MetLife Stadium Amazing Construction Facts and Techniques

Construction facts of Metlife Stadium, home to the NFL's 2014 SuperBowl.

MetLife Stadium
••• Gargudojr Flickr

Where is Metlife Stadium Located?

Metlife Stadium located in the Meadowlands area was the home to the 2014 NFL's SuperBowl event. The Stadium with a seating capacity of 82,500 spectators and 27,5000 parking spaces, is the second largest NFL stadium in the US with more than 2.1 million square feet. The project, which was conceived under a design-build contract, is only divided by four expansion joints that separate the end zones and sideline structures.

The 910 foot-by-740-foot stadium was planned using advanced technology resources such as BIM (Building Information Modeling) and RFID (Radio Frequency Identification) that were key to delivering a successful project.

MetLife Stadium Construction Facts: How it Was Built?

Some amazing notes from the construction progress and development on MetLife Stadium, home to the Super Bowl 2014.

  • The stadium was completed five months ahead of schedule and within budget, impressive!
  • The project diverted 7,000 tons of debris from landfills and managed to use recycled materials in steel piles and aluminum louvers.
  • The aluminum louvers extend for more than 50,000 meters (50 kilometers) or 163,681 feet (31.1 miles).
  • Strategic and advanced BIM controls allowed builders to expedite the steel detailing process, slashing the construction time.
  • Since two teams play in this stadium, at night the lights will change color depending on whose team is playing that night, New York or New Jersey.
  • The project was completed in 4.5 million man hours without any serious accident.
  • The NFL stadium incorporated a Project Labor Agreement allowing a safer and faster union labor agreement process.
  • One-third of workforce and subcontractors were Women and Minority Business Enterprises (WMBE)
  • Precast concrete elements were traceable through RFID from the manufacturing plant.
  • 17,000 pieces of steel form part of the huge structure.
  • The stadium construction was developed under a design-build scheme allowing for faster and more efficient construction process.
  • The new Stadium used 40,000 tons of recycled steel and 30,000 tons of recyclable concrete from the Old Stadium
  • Part of the recycled concrete was used to backfill the excavation left from the old stadium, while the other 50% was used a sub-base material in roadway projects.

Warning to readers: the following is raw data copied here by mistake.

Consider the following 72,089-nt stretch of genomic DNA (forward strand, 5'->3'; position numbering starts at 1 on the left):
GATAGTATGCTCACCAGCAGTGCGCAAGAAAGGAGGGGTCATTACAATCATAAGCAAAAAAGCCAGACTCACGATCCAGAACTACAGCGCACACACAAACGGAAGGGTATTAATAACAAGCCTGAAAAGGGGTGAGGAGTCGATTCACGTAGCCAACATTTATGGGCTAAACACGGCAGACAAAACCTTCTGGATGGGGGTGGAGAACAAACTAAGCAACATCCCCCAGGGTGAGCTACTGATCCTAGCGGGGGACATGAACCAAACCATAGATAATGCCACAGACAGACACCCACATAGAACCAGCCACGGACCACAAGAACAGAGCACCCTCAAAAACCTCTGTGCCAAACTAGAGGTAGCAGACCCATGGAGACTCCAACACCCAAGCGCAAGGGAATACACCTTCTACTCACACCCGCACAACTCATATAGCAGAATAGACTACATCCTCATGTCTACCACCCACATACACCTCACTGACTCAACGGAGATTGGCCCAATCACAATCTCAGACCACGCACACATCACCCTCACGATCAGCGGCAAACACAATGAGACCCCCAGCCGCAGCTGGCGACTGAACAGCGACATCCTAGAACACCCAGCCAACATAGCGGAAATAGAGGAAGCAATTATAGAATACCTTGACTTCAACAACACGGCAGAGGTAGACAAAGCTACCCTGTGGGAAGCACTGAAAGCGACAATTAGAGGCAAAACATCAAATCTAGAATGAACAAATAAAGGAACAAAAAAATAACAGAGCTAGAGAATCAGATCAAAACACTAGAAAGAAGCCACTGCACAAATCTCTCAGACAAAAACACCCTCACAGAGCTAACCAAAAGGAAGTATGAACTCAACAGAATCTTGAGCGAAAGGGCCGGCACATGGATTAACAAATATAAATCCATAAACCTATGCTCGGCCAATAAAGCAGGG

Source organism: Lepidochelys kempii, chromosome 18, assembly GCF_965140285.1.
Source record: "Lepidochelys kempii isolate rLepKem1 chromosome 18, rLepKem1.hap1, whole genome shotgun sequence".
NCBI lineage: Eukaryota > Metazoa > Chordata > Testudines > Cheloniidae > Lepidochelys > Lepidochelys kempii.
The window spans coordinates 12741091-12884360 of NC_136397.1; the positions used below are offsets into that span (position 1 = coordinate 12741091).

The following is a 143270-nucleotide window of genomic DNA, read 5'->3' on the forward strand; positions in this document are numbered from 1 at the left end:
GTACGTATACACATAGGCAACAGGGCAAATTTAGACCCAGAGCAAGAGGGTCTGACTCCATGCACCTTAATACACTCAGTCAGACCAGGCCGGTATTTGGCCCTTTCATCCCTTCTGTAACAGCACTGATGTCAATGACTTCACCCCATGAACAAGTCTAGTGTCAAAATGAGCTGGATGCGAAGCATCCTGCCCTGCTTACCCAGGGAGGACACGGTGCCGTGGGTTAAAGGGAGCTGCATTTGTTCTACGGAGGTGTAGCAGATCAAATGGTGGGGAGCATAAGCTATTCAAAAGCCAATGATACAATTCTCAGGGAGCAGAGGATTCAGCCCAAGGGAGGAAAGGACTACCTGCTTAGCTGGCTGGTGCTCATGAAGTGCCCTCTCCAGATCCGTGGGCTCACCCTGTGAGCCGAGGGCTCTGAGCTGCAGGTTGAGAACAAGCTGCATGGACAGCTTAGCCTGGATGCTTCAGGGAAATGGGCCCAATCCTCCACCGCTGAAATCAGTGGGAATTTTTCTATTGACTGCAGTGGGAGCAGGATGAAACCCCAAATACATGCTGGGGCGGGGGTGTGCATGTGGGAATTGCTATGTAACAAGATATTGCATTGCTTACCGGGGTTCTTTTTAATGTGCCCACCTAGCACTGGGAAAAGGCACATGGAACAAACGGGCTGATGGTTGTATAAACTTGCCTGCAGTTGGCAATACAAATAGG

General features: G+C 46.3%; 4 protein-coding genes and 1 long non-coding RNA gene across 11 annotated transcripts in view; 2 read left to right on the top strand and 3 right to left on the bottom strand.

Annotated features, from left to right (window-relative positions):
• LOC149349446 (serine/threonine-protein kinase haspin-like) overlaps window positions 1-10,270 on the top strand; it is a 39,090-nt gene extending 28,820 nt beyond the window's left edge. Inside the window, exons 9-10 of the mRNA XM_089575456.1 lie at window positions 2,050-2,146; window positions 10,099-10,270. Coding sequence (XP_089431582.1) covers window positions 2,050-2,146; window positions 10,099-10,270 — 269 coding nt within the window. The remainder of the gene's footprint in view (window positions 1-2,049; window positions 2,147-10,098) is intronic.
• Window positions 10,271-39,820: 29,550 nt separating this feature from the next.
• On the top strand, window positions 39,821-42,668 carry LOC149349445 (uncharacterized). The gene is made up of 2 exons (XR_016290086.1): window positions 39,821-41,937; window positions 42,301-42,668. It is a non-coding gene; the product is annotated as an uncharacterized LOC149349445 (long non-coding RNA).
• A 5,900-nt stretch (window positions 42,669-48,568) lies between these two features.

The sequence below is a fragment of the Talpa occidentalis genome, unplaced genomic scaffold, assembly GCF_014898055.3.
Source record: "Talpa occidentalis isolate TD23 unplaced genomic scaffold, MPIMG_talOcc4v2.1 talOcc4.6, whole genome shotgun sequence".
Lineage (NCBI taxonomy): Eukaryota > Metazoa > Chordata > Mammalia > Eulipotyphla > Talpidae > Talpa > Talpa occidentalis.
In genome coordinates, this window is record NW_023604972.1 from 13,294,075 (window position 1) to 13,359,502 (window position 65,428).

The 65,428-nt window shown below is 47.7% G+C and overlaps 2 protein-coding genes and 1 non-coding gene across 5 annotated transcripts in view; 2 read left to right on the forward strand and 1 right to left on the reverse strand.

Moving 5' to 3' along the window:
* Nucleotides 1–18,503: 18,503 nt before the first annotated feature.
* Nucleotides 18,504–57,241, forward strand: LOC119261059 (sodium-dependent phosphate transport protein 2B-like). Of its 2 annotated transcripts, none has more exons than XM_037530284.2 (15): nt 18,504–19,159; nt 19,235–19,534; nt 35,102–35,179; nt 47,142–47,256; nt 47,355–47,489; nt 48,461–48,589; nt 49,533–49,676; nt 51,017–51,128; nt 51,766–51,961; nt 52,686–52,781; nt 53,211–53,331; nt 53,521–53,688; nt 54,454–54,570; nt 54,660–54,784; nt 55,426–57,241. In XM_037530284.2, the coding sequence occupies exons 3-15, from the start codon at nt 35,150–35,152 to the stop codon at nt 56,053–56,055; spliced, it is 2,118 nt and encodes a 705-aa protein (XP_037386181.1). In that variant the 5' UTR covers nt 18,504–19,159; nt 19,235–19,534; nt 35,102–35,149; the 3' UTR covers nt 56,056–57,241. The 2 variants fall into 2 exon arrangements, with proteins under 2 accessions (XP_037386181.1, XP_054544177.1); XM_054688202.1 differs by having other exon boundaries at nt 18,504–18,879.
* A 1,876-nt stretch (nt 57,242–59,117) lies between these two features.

• 83% of the construction waste was recycled, exceeding the project goals of 70%.
  • The site is located on a rehabilitated land, former brownfield and that's why the playing field sits atop of concrete piles and engineered foundations.
  • Water savings procedures were implemented since day one of construction, including using low-flow fixtures
  • The Stadium has an aggressive energy efficiency program and has solar panels around the stadium to generate part of their own energy.
  • Reducing air pollution from construction vehicles by using cleaner diesel fuel, diesel engine filters, and shortening how long engines idle.
  • Using environmentally-friendly concrete in construction.
  • The stadium incorporated energy efficient ​l​ow-E coating/glazing windows.
  • With a construction price tag of $1.6 billion, MetLife Stadium is the league's most expensive as of December 2013.
  • Decomposed granite, equal to four football fields, was used in medians to reduce watering needs, saving approximately 2 million gallons of water per year.
  • MetLife Stadium was the first open-air stadium in a cold-weather U.S. city to host the Super Bowl.
  • The stadium is distinguished by an outer skin of aluminum louvers and by interior lighting that switches colors depending on which team is playing at home.
  • The Stadium installed new turf for the Super Bowl XLVIII.
  • The stadium was designed by Bruce Mau, the Rockwell Group and architect-of-record, Ewing Cole. HOK was the design architect. 
  • The stadium was found to have reduced its carbon footprint, only during the first two years, by the equivalent of the annual greenhouse gas emissions of more than 48,000 vehicles.